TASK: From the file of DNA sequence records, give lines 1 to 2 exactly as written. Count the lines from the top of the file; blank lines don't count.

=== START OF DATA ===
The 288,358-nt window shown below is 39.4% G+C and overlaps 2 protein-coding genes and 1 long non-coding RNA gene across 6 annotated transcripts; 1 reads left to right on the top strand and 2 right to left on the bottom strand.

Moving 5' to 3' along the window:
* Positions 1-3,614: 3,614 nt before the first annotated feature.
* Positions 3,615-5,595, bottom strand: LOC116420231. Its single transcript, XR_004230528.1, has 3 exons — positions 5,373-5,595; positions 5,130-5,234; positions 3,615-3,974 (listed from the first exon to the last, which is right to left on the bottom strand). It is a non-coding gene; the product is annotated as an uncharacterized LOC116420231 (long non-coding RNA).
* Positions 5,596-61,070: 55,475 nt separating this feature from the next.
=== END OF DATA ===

The 288,358-nt window shown below is 39.4% G+C and overlaps 2 protein-coding genes and 1 long non-coding RNA gene across 6 annotated transcripts; 1 reads left to right on the top strand and 2 right to left on the bottom strand.

Moving 5' to 3' along the window: